was pitched upon as the place of sacrifice and worship on the entry of the Israelites into Canaan, God did not thereby bind himself to continue his worship there. He might have many reasons for removing the altar from Shiloh, (see Jer. vii. 12.) and for transferring it to Jerusalem. And that he actually did so, is evident from 1 Chron. xxi. 18. xxii. 1. compared with 2 Chron. iii. 1. Besides, it ought to be considered that David, who made this alteration in the place of worship, was himself a prophet. And therefore he cannot be supposed to have taken so important a step, without an express command from God. In an action of this kind, he certainly walked by divine direction. Accordingly the promise, Deut. xii. 5. is applied to David's action, 2 Kings xxiii. 27.

In the Samaritan copy of the Pentateuch, the altar which God ordered to be erected on Ebal, Deut. xxvii. 4. is appointed to be erected in Gerizim. The Jews therefore affirm, that the Samaritans have corrupted the sacred text here, to aggrandize their temple on Gerizim, set up in opposition to the temple at Jerusalem. And it must be owned, that by this interpolation they gained a pretence for asserting, that Gerizim was pointed out by God himself, as the true place of worship. This, no doubt, was the reason why the woman of Samaria so confidently proposed the question to Jesus concerning the place of worship, in full expectation, that as he was a prophet who knew the will of God, he would decide the point in favour of her nation. On the other hand, the Samaritans upbraided the Jews with vitiating the text. They pretended, that since it could not be denied that an altar was to be erected on one of the hills, it was natural to believe that God chose the one where he put the blessing, rather than the other where he ordained the curse to be pronounced. This argument has appeared so specious to many learned men, that they have fairly given the Samaritans the preference in the dispute. Nevertheless, if it is considered that the altar in question was designed for propitiatory sacrifice, it will appear that mount Ebal, on which the cursings were to be pronounced, was the only proper place for it, the propitiation naturally falling to be made where the curse was incurred. Wherefore, it is probable that the Jewish text is altogether pure here, and that the Samaritans have been guilty of a gross vitiation of the passage.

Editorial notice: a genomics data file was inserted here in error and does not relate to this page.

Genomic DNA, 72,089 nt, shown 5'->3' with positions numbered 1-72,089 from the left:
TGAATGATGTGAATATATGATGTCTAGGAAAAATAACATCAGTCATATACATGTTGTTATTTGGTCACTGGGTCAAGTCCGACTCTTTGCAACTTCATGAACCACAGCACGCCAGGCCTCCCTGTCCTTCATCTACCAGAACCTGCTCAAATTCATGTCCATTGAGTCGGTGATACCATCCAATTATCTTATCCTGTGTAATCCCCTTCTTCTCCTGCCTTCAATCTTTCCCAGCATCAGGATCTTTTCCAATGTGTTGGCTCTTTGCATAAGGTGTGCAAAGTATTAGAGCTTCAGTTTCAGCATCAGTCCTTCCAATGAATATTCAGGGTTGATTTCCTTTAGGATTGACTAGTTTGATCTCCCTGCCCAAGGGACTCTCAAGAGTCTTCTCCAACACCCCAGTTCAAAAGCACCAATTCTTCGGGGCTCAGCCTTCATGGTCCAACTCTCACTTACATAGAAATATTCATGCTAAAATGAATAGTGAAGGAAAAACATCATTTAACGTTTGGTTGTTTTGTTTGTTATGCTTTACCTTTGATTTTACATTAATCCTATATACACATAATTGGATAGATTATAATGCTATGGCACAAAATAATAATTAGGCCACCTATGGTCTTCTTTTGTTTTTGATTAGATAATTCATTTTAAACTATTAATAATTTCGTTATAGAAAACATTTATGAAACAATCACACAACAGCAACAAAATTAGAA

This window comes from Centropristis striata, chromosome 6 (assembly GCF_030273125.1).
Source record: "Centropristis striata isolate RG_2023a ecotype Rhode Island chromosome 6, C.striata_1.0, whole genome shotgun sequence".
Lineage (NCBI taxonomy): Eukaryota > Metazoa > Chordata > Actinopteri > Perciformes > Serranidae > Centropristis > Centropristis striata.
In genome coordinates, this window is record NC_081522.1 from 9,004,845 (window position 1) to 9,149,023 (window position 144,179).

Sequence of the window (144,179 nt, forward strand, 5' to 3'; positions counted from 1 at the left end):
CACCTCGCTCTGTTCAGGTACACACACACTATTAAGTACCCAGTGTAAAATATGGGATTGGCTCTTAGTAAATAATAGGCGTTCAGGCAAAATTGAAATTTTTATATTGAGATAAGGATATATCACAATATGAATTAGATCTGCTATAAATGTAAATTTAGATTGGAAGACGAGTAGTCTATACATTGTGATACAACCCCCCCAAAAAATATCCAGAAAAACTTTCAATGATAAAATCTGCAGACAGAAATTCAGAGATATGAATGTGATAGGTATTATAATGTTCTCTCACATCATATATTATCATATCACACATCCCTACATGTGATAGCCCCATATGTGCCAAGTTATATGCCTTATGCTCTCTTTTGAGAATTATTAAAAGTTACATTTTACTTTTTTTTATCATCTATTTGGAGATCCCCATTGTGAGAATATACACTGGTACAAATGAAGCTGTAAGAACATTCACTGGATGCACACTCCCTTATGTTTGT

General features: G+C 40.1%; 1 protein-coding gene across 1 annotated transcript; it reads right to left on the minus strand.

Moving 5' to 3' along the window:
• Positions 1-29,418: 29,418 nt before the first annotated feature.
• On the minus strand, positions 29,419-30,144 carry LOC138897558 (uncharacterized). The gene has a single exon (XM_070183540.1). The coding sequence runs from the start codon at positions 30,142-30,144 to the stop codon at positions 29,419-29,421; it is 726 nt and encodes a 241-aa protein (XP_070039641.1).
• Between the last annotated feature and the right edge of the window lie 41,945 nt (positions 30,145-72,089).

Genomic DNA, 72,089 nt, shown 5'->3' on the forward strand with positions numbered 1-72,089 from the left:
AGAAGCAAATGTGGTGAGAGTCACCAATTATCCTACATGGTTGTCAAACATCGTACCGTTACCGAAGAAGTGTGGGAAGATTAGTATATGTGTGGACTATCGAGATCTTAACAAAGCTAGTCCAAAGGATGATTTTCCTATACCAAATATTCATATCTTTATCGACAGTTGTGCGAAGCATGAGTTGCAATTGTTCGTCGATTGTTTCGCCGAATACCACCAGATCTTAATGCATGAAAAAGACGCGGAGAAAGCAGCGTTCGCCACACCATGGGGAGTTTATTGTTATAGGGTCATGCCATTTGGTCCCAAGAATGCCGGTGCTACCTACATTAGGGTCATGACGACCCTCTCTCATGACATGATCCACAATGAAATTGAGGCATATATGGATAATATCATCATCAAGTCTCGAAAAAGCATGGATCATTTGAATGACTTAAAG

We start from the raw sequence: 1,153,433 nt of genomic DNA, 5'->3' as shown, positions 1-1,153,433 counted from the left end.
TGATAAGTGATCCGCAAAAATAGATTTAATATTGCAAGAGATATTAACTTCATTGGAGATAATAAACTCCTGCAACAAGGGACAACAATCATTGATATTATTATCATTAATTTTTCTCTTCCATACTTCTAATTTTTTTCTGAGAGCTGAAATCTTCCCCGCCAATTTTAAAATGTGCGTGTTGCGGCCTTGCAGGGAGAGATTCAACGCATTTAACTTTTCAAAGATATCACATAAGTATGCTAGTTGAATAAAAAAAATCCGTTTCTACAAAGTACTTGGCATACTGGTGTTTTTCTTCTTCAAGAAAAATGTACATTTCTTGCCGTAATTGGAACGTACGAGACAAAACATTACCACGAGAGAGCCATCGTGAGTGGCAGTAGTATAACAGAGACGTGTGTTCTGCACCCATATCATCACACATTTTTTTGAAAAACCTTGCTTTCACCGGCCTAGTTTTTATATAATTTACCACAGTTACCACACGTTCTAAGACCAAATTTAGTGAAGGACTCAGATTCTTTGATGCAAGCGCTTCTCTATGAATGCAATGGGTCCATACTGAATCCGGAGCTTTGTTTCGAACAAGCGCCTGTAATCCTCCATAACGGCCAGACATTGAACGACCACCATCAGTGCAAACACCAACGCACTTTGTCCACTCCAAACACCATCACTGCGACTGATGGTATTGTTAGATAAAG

Mount Ebal being destined by God to be the place of his presence among the Jews, and of the public national worship, was fitly pitched upon, with its neighbouring mountain Gerizim, as the scene for the solemn pronunciation of the blessings and cursings; for these blessings and cursings assented to by all the people, who said Amen to them, were the covenant which the children of Israel entered into with the Lord. Accordingly, they are expressly called the covenant, Deut. xxix. 1. In the order